I love being a nutritionist. I absolutely love helping people learn more about the food that they eat.
Food is the universal language that we all speak. Food is fuel, but food is also tied to our feelings and our emotions. How do you celebrate your birthday? With cake or a special dinner out. What do you eat when you’re feeling down? Ice cream or chocolate. Holidays with family and friends are often spent eating.
So when I tell people that I’m a nutritionist, some people avoid the conversation. Food can be a sensitive subject for them. They may have ideas about what healthy eating is, but it’s not always what they think. There are many common myths about healthy eating.
5 Common Myths about Healthy Eating
1 | The word “diet” means going on a diet
When I work with clients, we talk a lot about diet. How do they eat? What foods do they choose? The conversation then moves into how they can improve their diet to improve their health. This comes with discussing things like blood sugar balancing foods, macronutrients, micronutrients, fibre, and more. This does NOT mean putting them on a diet.
Eating healthy, whole foods does not equal dieting. We’re not talking about temporary choices in order to lose weight or reach a particular short-term goal. We’re talking about adopting long-term habits, i.e. a lifestyle change, where we prioritize whole foods filled with nutrients. The ultimate goal is long-term and is rooted in having great health for years to come.
2 | Healthy eating means restriction
Yes I’m a nutritionist. Yes I eat sugar, and cake, and chocolate, and cookies. Adopting healthy eating habits doesn’t always mean restriction. Different people have different ideas of what’s healthy, but in my opinion healthy eating is about more than just fuelling your body with clean foods 24/7.
I always tell my clients it’s about moderation. Unless there’s a particular health condition involved, nourishing your soul is just as important as nourishing your physical body. And honestly, sometimes some chocolate is exactly what we need.
Healthy eating doesn’t have to be about restriction. Instead, it should be about including as many nourishing foods as possible, and occasionally enjoying a treat when you intuitively want one.
3 | Eating healthy is too hard, or I don’t have time to eat healthy
This is one of my favourite myths about healthy eating, because it’s downright incorrect. How long does it take to make a frozen pizza? 20 minutes. How long does it take to make eggs, veggies and slice up an avocado? 10 minutes. It takes half the time, and contains significantly more nutrition.
Oftentimes this excuse is used to be dismissive. Saying you don’t have time to eat healthy, or saying that eating healthy is too hard, is an excuse. It’s another way of saying you’re not open to making healthy changes. If this is an excuse you use, it might be something to explore because it may be holding you back from truly feeling amazing.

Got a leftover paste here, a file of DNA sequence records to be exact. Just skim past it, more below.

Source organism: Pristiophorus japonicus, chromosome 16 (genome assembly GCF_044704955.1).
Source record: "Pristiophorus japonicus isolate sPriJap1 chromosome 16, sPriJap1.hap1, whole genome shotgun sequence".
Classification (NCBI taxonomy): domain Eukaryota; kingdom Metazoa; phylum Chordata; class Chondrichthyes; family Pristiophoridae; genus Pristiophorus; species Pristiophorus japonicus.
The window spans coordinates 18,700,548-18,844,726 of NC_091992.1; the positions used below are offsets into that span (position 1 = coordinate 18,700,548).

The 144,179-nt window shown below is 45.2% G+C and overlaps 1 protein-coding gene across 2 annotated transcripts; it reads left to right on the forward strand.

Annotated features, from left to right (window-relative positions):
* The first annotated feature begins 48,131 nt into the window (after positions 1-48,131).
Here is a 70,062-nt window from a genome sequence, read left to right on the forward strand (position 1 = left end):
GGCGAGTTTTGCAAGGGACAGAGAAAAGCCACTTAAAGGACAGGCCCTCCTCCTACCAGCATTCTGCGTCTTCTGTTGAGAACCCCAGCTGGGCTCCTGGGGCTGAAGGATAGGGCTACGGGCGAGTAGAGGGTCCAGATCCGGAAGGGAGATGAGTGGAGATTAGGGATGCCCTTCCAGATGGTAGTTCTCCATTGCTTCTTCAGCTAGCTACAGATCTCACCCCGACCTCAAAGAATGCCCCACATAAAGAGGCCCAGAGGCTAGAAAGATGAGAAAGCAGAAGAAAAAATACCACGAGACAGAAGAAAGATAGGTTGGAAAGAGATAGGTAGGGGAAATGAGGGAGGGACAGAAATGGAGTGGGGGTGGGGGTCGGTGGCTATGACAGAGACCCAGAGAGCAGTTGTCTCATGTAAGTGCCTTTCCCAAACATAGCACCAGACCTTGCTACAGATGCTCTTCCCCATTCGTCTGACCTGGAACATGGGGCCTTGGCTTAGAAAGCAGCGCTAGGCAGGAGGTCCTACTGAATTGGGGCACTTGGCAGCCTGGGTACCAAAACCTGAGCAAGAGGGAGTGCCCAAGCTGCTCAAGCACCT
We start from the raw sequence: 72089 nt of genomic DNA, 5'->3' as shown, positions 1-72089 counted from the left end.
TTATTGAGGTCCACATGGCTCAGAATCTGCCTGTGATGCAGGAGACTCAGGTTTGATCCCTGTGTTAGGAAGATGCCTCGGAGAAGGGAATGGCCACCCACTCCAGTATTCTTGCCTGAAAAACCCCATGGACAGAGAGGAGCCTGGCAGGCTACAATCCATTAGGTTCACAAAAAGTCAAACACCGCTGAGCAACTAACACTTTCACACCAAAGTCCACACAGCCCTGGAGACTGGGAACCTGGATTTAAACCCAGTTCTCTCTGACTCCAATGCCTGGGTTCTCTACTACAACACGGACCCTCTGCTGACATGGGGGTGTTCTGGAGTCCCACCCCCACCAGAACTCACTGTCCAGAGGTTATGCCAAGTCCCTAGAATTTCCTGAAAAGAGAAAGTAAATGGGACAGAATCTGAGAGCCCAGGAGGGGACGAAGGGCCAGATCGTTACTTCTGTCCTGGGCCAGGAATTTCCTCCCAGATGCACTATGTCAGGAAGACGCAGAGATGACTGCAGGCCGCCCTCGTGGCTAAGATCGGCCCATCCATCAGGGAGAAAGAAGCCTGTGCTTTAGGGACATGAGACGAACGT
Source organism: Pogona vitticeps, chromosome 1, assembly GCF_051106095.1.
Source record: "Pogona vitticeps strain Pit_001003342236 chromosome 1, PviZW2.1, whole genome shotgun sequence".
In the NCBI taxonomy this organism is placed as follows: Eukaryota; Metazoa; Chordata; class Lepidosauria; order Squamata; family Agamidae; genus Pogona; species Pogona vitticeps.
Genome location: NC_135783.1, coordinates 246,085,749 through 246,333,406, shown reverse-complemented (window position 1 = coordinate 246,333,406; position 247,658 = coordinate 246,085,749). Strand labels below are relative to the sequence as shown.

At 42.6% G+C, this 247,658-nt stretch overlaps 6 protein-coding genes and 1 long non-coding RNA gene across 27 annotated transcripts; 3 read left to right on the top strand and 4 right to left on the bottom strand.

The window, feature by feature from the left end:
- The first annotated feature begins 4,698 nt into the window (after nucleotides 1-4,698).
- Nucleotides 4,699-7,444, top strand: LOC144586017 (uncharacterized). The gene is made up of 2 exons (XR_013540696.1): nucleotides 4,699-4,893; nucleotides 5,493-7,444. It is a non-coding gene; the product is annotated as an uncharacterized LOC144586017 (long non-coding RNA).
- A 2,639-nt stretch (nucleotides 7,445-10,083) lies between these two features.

4 | Eating healthy is expensive
I won’t pretend that eating healthy is always affordable – there are lots of “health foods” out there that are incredibly expensive – but those aren’t necessary. No one needs to buy kale chips and energy balls from the grocery store. You can make them at home for a fraction of the cost.
If you’re trying to eat healthy while you’re on a budget, consider buying the following foods that can save you some money:
- Dried beans and legumes: they are far more affordable than canned, you just need to plan in advance when you want to cook them. Dried beans can sometimes cost $2-5 per bag and you get TONS in return.
- Frozen fruits & vegetables: Vegetables and fruits can be costly when they’re out of season. If you live Canada, you can see the price of strawberries go from $2 in-season to $5+ outside of the summer months. Frozen produce is often flash-frozen at peak ripeness, so the nutritional value is still there.
- Eggs make a great source of protein: One of the most affordable sources of protein, eggs are a fantastic choice. Plus they’re versatile – think quiches, frittatas, scrambled eggs, omelettes, and more!
- Whole grains: Buying whole grains in their whole form can be very affordable. Grains like brown rice, rolled or steel cut oats, quinoa and more. Many of these healthy grains are highly nutritious while being budget-conscious.
There are so many ways you can save money while still eating healthy. Remember – healthy eating does not have to be expensive!
5 | Eating healthy is only about losing weight
Another common myth about eating healthy. Some people begin focusing on food as a way to lose weight, but this shouldn’t be the main reason. Choosing to eat nutritious and whole foods should be about living your best life and feeling amazing. Sometimes people get caught up in the idea that weight loss will bring these feelings of happiness, but it’s not always that easy.
We can all create a goal of eating healthy, and it doesn’t have to mean weight loss for all of us. For me, eating healthy is about fuelling my body with energy, optimizing brain health, and helping me balance my hormones. By focusing on these things, I feel fantastic. Weight loss isn’t even a part of the equation.
Let go of the myths about healthy eating
Many of these myths are still held in the general population. Which of these myths have you believed? I have to be honest, when I was younger, I believed all of them.
But they’re not true.
Next time you’re at the grocery store, make a conscious decision to choose a new nutritious food to try. Not because you feel like you have to, but because you want to feel incredible. No matter what your budget, you deserve to be happy and healthy.
Being open to adopting some healthy eating habits can make all the difference and is absolutely worth it. It’s not a diet, it’s not restriction, and it’s not about weight loss. It’s about happiness, having energy for the day, and feeling amazing in your body.